And then with Jessa, I think it’s vintage—vintage and a great white dress. That’s something that I maintained throughout the series, starting in season one where she wore a couple of different white dresses, including her wedding dress, and then almost every season after that she wore some form of a long, white dress. [This season] it ended up being a white blouse. It’s sort of a palette cleanser for her, and a lot of the times it’s vintage. I think that’s something that’s very important to her character in the series and going forward.”
What style (or life) lessons have the girls learned thus far and still have yet to learn?
“Wow, [‘life lessons’] would be a better question for Lena, Jenni, and Judd than for me. I’ll stick to the style standpoint: Hannah has come a long way in realizing how to dress for the context she’s in, but she has a lot to learn about fit and [using] an iron. Marnie has come such a long way in dressing to express herself, but she has a lot to learn about being comfortable in her clothing and not quite overshooting the mark.
Jessa’s a hard one. Jessa has come such a long way from her crazy, over-the-top, high-end vintage look and has learned so much about using or not using her clothing as armor, but I think she still has a lot to figure out on that same front—she’s got a long way to go. I think Jessa’s definitely used her clothing as armor the most. And Shoshanna has definitely come a long way from the girly, confectionary look that she started [with] in season one, and I think she still has a lot to learn about dressing for her context.”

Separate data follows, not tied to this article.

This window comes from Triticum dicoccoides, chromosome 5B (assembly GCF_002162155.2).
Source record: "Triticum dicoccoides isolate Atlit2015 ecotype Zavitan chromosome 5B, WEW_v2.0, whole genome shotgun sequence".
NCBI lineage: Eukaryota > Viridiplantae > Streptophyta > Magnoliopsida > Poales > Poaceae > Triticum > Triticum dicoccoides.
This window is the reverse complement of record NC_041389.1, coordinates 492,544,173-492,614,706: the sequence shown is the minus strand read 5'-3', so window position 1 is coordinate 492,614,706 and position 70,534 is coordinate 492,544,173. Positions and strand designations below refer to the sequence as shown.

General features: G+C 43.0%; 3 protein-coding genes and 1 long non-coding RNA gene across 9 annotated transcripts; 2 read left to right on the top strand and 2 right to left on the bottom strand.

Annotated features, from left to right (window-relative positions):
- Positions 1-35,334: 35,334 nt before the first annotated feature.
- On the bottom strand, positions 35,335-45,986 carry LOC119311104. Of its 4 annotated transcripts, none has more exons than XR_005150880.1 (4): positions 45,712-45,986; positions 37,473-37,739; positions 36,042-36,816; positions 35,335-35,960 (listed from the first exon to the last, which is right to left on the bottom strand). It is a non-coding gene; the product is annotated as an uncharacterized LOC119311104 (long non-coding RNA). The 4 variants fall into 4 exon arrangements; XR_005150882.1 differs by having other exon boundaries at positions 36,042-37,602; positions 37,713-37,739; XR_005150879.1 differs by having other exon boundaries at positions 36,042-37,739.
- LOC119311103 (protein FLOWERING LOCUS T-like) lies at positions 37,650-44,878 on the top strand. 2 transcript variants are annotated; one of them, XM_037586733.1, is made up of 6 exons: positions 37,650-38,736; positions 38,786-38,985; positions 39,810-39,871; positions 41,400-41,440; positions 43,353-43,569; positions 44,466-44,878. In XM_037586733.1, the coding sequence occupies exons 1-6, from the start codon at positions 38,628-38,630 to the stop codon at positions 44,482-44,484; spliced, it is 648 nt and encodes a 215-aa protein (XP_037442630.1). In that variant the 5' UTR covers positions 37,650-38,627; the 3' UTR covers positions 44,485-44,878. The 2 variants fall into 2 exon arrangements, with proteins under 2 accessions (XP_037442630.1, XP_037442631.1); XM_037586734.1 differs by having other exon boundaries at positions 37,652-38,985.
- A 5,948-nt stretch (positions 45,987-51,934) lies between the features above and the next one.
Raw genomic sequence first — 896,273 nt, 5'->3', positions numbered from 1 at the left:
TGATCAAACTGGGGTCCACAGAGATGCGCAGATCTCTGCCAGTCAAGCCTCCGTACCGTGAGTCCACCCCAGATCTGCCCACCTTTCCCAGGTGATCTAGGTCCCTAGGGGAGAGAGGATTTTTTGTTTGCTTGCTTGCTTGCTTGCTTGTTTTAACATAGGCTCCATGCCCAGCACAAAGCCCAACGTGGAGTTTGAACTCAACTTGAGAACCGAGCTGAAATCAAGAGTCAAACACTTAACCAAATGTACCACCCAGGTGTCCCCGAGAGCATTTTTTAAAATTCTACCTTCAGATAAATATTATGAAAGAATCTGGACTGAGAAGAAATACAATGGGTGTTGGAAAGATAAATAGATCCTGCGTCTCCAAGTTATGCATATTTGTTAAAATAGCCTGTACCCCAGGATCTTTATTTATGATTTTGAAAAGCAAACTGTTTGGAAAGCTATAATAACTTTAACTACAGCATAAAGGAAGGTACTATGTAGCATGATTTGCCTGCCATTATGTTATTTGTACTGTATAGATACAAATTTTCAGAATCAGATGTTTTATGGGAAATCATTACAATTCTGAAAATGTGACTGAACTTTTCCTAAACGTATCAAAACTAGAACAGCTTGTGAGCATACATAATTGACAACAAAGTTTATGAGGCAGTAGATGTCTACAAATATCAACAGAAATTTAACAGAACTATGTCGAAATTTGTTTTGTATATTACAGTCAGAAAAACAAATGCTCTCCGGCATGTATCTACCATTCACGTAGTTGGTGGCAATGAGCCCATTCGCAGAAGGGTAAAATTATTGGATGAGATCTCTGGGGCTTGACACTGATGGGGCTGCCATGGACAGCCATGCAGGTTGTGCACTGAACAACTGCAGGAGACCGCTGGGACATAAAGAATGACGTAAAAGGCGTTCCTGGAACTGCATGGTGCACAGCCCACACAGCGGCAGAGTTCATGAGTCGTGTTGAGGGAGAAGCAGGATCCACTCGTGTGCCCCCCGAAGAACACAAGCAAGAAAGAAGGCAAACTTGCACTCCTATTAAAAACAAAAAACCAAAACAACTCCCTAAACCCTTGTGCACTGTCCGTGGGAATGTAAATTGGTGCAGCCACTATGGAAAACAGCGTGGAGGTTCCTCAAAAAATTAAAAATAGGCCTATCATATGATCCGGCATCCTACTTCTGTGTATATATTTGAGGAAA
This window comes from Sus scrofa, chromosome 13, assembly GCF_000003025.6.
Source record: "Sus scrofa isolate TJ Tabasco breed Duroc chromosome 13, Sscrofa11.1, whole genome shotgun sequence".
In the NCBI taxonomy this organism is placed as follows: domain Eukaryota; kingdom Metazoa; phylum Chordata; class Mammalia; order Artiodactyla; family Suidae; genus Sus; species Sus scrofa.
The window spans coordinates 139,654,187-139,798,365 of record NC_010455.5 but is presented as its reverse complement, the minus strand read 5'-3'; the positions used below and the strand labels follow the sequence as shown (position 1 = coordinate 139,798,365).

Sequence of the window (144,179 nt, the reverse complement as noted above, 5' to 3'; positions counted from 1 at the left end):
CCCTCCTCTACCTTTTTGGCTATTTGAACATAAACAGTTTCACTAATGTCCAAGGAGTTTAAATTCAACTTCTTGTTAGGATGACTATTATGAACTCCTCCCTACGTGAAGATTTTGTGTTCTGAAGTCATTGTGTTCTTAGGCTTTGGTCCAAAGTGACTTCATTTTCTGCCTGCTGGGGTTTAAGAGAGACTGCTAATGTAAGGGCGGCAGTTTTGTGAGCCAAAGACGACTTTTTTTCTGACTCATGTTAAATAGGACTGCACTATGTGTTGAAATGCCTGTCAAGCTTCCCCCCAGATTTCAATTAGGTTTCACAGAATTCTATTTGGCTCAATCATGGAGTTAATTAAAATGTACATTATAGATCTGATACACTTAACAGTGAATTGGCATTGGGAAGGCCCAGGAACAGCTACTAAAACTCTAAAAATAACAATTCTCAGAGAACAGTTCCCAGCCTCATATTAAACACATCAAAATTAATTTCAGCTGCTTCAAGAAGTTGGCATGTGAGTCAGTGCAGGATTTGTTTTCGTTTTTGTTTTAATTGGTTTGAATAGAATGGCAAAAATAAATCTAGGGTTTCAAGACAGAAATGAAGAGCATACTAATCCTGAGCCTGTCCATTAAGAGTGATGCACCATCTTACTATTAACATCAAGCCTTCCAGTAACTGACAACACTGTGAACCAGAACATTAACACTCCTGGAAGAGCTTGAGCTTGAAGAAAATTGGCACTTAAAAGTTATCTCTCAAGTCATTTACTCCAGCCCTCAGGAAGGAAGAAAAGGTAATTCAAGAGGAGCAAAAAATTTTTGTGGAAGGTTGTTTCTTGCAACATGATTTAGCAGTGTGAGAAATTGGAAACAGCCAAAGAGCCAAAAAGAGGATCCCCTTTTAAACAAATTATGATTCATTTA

Don’t miss the final season of Girls on Sundays at 10 p.m. EST on HBO, and follow Jenn Rogien on Instagram and Twitter. Ahead, find some of the most iconic looks from Girls ever, including a shot of Rogien with the fam.
The country star walks us through her hair and makeup routine.
Originally published at StyleCaster.com on November 6, 2015. Photo credits: Jonathan Olley/Metro-Goldwyn-Meyer
Forget what you thought you knew about James Bond: The 50-year-old franchise’s latest installment, Spectre, which hits theaters today, is breaking all the rules. Don’t get us wrong—there will be plenty of martinis, exotic locales, and high-action stunts in the 24th movie. What’s noticeably missing, however, are the one-note Bond girls serving as mere eye candy. In their stead are not just one but three empowering, seasoned actresses: Léa Seydoux, 30; Naomie Harris, 39; and Monica Belluci, 50.
Though we can’t help but notice the wide age range of the latest Bond women, it’s important to note that Bond himself had to come to terms with his own mortality in the last film, Skyfall. Nevertheless, Daniel Craig is back to reprise his role—along with Harris, who portrays Eve Moneypenny and will be filling the shoes of M (Judy Dench).